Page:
Saudi-Houthi talks in Sana’a during Ramadan failed to produce a final agreement on a roadmap for final status peace talks and a permanent ceasefire. Presidential Leadership Council (PLC) leaders in Riyadh were left out of the loop although the Saudis continued to insist that the Houthis co-sign any deal with the internationally recognized government. A major prisoner exchange took place in mid-April following a deal reached in March in which the government and Houthis agreed to the release of 973 detainees. Included among the prisoners released were former defense minister Mahmoud al-Subaihi, Nasser Mansour Hadi, the brother of former president Abdo Rabbu Mansour Hadi, and Samira Marish, a woman accused of planning several bombings and assassinations on behalf of the Houthi movement. A senior government military commander, Faisal Rajab, was released in a separate deal following a mediation in Sana’a between an Abyan tribal delegation and Houthi officials.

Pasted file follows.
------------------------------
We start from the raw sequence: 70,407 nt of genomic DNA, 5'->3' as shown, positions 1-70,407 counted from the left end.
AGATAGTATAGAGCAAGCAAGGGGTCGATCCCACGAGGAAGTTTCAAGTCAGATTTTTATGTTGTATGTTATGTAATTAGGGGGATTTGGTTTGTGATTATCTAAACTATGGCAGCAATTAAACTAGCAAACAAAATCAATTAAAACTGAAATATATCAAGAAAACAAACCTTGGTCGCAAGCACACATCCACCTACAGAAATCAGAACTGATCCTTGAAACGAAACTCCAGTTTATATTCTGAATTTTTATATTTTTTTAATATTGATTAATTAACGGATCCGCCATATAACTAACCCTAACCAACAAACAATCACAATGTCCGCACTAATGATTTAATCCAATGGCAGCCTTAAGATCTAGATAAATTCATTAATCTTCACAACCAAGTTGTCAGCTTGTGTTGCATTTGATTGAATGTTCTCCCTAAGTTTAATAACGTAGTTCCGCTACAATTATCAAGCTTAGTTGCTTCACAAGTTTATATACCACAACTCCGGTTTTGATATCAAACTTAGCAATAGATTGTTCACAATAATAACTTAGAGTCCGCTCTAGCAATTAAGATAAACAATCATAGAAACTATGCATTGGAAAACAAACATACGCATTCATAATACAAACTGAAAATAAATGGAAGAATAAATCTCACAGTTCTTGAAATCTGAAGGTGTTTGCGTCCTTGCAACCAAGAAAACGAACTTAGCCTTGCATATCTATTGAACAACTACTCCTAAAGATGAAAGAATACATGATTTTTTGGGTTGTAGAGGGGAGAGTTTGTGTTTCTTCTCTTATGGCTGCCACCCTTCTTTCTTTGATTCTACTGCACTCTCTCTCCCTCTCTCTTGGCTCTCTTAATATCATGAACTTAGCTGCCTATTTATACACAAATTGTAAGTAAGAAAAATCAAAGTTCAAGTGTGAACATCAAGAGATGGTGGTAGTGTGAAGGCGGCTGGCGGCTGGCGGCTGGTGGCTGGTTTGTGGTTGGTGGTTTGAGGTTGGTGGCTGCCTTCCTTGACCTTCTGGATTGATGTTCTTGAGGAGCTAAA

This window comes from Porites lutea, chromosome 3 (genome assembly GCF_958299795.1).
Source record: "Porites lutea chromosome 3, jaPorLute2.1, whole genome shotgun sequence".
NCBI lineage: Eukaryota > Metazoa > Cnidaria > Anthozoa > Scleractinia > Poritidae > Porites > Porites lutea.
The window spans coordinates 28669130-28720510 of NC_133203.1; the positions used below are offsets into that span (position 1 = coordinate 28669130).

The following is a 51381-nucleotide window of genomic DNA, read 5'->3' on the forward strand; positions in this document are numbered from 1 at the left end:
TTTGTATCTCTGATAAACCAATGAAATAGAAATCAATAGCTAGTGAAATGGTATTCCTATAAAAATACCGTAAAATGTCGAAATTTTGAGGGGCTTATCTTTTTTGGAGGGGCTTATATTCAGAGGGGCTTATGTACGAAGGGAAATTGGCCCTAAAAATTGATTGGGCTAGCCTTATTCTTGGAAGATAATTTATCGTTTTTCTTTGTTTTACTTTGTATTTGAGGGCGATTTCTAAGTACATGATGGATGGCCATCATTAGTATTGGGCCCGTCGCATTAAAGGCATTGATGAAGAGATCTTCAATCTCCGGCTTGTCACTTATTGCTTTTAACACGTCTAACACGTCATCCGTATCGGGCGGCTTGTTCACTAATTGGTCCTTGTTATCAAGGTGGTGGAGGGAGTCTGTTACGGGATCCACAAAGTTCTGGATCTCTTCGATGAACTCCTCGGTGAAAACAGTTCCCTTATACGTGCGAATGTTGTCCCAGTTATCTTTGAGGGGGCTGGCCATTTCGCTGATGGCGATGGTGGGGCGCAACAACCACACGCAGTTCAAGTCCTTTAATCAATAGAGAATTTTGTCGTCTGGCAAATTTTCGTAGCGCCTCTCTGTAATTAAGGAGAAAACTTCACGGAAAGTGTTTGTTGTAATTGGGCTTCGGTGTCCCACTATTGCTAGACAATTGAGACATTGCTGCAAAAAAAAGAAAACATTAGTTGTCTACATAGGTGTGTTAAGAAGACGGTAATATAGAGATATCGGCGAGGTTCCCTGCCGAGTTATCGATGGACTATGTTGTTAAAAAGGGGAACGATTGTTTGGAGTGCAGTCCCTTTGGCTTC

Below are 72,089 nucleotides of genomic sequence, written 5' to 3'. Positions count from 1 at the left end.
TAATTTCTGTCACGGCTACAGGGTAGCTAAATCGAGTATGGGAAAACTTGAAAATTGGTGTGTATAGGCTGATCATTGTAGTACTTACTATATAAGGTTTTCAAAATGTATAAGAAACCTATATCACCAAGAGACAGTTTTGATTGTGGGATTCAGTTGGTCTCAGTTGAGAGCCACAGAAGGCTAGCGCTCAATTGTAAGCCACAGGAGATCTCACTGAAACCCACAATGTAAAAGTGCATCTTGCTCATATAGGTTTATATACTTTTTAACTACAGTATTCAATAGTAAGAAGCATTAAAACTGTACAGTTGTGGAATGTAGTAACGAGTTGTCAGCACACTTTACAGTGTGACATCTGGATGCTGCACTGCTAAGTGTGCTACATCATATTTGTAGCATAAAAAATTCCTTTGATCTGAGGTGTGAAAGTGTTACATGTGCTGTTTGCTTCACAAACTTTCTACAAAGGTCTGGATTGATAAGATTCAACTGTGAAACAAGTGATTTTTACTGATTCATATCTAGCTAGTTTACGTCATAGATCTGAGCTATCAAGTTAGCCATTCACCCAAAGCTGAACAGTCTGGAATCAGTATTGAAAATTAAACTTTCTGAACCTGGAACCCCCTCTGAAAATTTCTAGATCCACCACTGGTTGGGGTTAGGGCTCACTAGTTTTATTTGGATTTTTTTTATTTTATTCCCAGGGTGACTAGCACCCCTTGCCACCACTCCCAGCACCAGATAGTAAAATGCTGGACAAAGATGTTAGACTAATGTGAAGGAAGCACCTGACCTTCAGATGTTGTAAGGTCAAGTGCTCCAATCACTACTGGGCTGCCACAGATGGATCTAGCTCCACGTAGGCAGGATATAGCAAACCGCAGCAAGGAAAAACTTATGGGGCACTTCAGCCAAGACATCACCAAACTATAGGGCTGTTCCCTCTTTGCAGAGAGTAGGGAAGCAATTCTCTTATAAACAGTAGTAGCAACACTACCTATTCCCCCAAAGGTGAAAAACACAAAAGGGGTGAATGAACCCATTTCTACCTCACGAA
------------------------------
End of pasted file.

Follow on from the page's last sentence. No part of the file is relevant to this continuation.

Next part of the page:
Fighting continued on several frontlines, most significantly in Marib governorate, where Houthi forces are trying to capitalize on their gains in March. On the economic front, the government-held port of Aden received a commercial ship without it being subject to inspection in Jeddah, and more than 500 types of goods were removed from a list of banned products, including fertilizers and batteries. The government is still struggling to cover the cost of public sector salaries after losing oil revenues following Houthi drone attacks late last year and Houthi pressure on importers to redirect shipments from Aden to Hudaydah, while the Houthi authorities drew in revenue from various informal taxes and duties imposed during Ramadan.
This issue of the Yemen Review was prepared by (in alphabetical order): Ryan Bailey, William Clough, Casey Coombs, Yasmeen Al-Eryani, Tawfeek al-Ganad, Andrew Hammond, Khadiga Hashim, Abdulghani Al-Iryani, Yazeed Al-Jeddawy, Maged Al-Madhaji, Elham Omar, Ghaidaa Al-Rashidy, Osamah Al-Rawhani, Miriam Saleh, Maysaa Shuja Al-Deen, Lara Uhlenhaut, Ned Whalley, and the Sana’a Center Economic Unit.